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Australia: New video on cruel ‘offshore processing’ policy

Protesters holding banners march to urge the Australian government to end the refugee crisis on Manus Island, Sydney, Australia, 2017
Protesters holding banners march to urge the Australian government to end the refugee crisis on Manus Island, Sydney, Australia, 2017

PETER PARKS/AFP/Getty Images

This article was originally published on hrw.org on 17 January 2018. 

A new video from Human Rights Watch highlights ongoing abuses ahead of the fifth anniversary of the Australian government's reintroduction of its offshore processing and settlement policy. Under this policy, people seeking asylum who travel by boat are sent to remote offshore camps on Manus Island in Papua New Guinea (PNG) and the island nation of Nauru.

On July 19, 2013, then-Australian Prime Minister Kevin Rudd announced that any asylum seeker who arrives in Australia by boat will have “no chance of being settled in Australia as refugees.” Soon thereafter, Australia signed agreements to resettle people on PNG and Nauru. Since then, Australia has forcibly transferred 3,172 people, most of them refugees, to camps on those islands at a cost of more than A$5 billion (US$3.7 billion). About 1,600 remain: 750 men in PNG, and 850 men, women, and children on Nauru.

“The fifth anniversary of depositing people in misery and suffering on isolated Pacific islands at the cost of a billion dollars a year should be viewed with outrage,” said Elaine Pearson, Australia director at Human Rights Watch. “Australia has gone from being a country that once welcomed immigrants to a world leader in treating refugees with brazen cruelty.”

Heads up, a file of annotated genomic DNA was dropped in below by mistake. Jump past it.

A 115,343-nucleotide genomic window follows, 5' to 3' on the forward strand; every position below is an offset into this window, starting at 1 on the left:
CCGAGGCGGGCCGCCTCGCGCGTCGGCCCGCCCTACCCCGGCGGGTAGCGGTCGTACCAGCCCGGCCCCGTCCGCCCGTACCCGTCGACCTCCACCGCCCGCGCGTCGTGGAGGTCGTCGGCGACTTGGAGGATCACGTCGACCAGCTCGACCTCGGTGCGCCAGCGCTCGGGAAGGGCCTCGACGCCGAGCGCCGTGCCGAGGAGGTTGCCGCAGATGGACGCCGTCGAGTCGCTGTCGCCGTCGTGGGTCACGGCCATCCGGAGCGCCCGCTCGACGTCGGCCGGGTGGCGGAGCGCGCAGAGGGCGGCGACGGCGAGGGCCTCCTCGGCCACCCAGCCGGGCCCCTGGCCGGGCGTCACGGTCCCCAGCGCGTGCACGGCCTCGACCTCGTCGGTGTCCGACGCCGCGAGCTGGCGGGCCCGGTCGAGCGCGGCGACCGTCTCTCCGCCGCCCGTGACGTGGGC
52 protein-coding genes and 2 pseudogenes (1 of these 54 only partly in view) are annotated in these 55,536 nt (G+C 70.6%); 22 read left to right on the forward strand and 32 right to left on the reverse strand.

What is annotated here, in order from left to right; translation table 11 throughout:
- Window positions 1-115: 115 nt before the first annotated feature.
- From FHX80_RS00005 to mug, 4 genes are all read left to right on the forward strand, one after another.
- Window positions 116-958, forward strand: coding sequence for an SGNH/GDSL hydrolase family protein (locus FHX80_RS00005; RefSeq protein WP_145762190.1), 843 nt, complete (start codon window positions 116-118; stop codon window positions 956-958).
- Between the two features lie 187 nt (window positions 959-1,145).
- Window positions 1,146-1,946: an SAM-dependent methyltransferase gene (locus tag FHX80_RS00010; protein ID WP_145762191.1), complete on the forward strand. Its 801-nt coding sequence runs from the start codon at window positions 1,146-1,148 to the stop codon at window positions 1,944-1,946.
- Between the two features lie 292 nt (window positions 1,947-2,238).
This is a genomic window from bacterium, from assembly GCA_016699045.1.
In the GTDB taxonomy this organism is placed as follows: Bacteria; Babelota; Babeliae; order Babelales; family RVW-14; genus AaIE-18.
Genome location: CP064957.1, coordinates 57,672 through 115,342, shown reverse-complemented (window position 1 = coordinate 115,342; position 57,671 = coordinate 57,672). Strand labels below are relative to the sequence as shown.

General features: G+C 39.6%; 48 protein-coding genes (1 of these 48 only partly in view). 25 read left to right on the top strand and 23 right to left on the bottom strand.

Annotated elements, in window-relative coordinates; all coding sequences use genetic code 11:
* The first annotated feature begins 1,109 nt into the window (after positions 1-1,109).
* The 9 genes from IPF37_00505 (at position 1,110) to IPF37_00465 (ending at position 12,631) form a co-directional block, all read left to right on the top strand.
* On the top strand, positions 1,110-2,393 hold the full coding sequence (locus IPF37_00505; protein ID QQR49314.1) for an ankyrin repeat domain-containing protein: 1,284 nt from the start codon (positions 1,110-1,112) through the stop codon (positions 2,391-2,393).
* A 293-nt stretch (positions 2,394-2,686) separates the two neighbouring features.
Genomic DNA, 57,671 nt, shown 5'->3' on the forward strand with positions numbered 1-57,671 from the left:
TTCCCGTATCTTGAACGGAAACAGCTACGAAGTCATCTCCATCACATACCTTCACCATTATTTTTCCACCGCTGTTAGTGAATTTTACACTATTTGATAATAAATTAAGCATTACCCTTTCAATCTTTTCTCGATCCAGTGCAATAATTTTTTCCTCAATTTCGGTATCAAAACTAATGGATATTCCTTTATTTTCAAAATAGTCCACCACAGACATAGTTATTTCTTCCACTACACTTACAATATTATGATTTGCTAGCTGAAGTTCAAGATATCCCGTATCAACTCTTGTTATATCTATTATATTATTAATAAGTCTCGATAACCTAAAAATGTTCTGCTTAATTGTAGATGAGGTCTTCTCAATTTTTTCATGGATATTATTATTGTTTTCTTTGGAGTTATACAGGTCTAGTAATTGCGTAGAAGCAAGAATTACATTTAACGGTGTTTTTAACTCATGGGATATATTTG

Australian officials have called the policy “harsh but effective,” and some European Union leaders have suggested following Australia's lead and processing asylum seekers offshore. But the cost to human lives of these policies demonstrates that Australia is no role model for Europe or anywhere else, Human Rights Watch said.

In the new video, refugees and asylum seekers on Manus and Nauru describe the last five years as living in a hellish legal limbo marked by great uncertainty about their future. The indeterminate and seemingly unending detention apart from loved ones has exacerbated depression, anxiety, and PTSD among people who have often fled atrocities and repression. A man, a woman, and a 14-year-old girl set themselves on fire in separate instances on Nauru. Six people have killed themselves, and dozens more have tried.

Sudanese refugee Abdul Aziz Adam, held on Manus Island for nearly five years, tells Human Rights Watch, “The current situation on Manus Island is just like hell. Since we have been forcibly removed from the former detention center, until now nothing has changed. Things are just getting worse and worse, day after day. We have lost so many guys… due to negligence and lack of proper health care. We have multiple numbers of refugees who are suffering severely from mental health issues.”

Since November 2017, when the authorities closed the main center on Manus Island, officials forcibly relocated refugees and asylum seekers – all men – to three other centers in the vicinity of the main town of Lorengau. This has heightened tensions with the local community. Local men have beaten and robbed the refugees. Since June 2018, a 12-hour curfew has been imposed on the refugees and asylum seekers in violation of their freedom of movement, following a car accident in which an allegedly drunk refugee killed a local woman. In July, the United Nations refugee agency observed “a high level of tension and further deterioration in the mental health of refugees and asylum seekers on Manus Island.”

Australia's only plan for ending this suffering has been a resettlement deal to send some refugees to the United States. But progress has been slow, with only a few hundred going to the US so far – and the US saying it will not take everyone. Australia has repeatedly rejected offers by New Zealand to take some of the refugees.

The Australian government should immediately transfer the men, women, and children on Manus and Nauru to Australia or to safe third countries and end this harmful practice of offshore processing once and for all, Human Rights Watch said.

“Sending asylum seekers offshore doesn't free Australia of its obligations to these people,” Pearson said. “The past five years of this cruel policy should be fixed by transferring them and future arrivals to safe locations in Australia and abroad.”

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